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  • How to Keep the Peace when Kids Share a Room

    Use these tricks to avoid problems when your children share the same bedroom.

    A version of this article originally appeared on Learnvest.com.
    James BaigrieWould you-or do you-have your children share a room? Sometimes room-sharing is a choice, and other times, it's a necessity. After all, not every home has one bedroom per kid.

    But whether by choice or necessity, similar issues may arise when you set up roommates of the non-rent-paying variety. How can kids get alone time? What if they have different bedtimes? What if they fight over toys or space?


    We spoke to two parenting experts (who also happen to be parents themselves) to figure out what having a sibling as a roommate means for your child, and how you can make sharing a bedroom a great experience for everyone.


    Also See: A Children's Bedroom Gets Organized


    Why Sharing a Room Can Be A Good Thing
    Jessica McMaken, founder of parenting consulting site Razbelly and mom of three, has found that her two older children, ages 4 and 7, like sharing a

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  • 10 Beauty Shortcuts

    The fastest way to dry nail polish, grow out a bad haircut, and more.


    By Stephanie Abramson


    More from RealSimple.com

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  • Tips for Raising Healthy Kids

    She may look (and even act) like your Mini Me, but kids aren't little versions of adults. Here are pint-size guidelines for diet, sleep, exercise, and more.
    By Maya Kukes

    Growing up is hard work, and a child has a special set of requirements to get the job done. "Kids have to be treated as their own entities with unique needs," says Laura Jana, a pediatrician in Omaha and a coauthor of Food Fights ($15, amazon.com). That's because your little person is still developing, of course, from her brain to her bones. Here are a few ways in which she's different from you-and how you can give her what it takes to get big and strong.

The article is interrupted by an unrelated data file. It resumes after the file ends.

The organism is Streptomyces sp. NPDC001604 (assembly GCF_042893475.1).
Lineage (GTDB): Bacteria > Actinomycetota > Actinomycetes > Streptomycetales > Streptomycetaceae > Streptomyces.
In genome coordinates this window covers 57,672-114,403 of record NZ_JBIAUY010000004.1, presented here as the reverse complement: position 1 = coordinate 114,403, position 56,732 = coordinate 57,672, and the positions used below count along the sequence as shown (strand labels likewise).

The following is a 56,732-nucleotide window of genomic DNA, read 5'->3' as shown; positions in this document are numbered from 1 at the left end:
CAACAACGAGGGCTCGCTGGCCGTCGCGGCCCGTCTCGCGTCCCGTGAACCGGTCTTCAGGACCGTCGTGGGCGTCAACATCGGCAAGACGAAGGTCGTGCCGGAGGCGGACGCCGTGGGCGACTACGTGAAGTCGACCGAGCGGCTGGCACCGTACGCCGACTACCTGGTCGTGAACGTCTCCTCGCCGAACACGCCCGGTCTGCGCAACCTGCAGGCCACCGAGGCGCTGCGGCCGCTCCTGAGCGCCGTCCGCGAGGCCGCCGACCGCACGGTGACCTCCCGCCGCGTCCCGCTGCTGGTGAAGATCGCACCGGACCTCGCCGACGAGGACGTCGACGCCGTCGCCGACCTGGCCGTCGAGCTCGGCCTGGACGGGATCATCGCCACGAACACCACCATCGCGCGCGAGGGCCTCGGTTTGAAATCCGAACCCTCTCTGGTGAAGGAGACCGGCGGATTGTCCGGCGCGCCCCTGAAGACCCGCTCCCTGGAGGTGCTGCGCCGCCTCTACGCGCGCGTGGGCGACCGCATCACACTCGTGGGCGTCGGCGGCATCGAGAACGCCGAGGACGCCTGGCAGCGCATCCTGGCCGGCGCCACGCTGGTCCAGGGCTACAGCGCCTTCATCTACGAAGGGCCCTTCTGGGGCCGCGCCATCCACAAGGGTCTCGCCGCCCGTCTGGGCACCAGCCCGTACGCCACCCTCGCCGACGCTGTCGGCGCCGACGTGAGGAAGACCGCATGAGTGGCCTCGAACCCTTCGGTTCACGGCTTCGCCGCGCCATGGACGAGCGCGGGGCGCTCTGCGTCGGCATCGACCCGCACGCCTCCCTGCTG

Meiko Takechi ArquillosMeiko Takechi Arquillos

    She Dehydrates More Easily

    There are a few reasons for this: Water makes up a greater proportion of a child's body, and children have faster metabolisms, which means their systems need more water to run smoothly. You've heard "eight glasses a day" for the average grown-up, but for kids there's no magic number. The amount of water depends on a child's weight and

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  • How to Stop Kids from Biting Their Nails, Sucking Their Thumbs, and More

    Your kids' little quirks make you, well, want to start biting your nails. Help them overcome unseemly behaviors with some expert advice.
    By Jennifer King Lindley

    How to Break a Bad Habit
    You adore your child, but you can't say the same about some of his annoying habits: The knuckle cracking. The nail nibbling. The way he interrupts your phone calls with emergency pleas for peanut butter. Relax-there are a few wise strategies to restore your sanity.
    Ben Javens First, it's important to understand the impulse behind the actions. If he's smacking away at the dinner table, he may just need an etiquette adjustment. However, some parental button-pushers-like thumb-sucking, nail biting, knuckle cracking, and hair twirling-are unconscious ways to relieve tension. "They can help alleviate feelings that a child is experiencing in a big way-boredom, anxiety, overexcitement," says Dawn Huebner, Ph.D., a psychologist in Exeter, New Hampshire, and the author of What to Do When Bad Habits Take Hold ($16,

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  • The Facts About Emotional Eating

    Want to have your cake and eat it, too? What you don't know about emotional eating-why we're wired to do it and why (sometimes) it's not such a bad thing.
    By Alice Oglethorpe and Noelle Howey, additional reporting by Julia Edelstein


    Geof Kern"I have made a lot of mistakes falling in love, and regretted most of them, but never the potatoes that went with them," wrote Nora Ephron in Heartburn. If only most of us were so philosophical about the way we eat when we're in the throes of a powerful emotion.
    Unfortunately, after we celebrate our promotion with champagne and cupcakes or drown our romantic woes in a bowl of spaghetti, we tend to feel remorseful. "I indulged myself," we might confess, in a hushed tone, to a friend the next day. (Even our choice of word-indulge-is loaded, as it implies we are engaging in a vaguely illicit behavior.)
    But is this self-flagellation really necessary? Some experts say no. "It's healthy to emotionally eat once in a while-to eat for comfort, to celebrate, or

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Pagination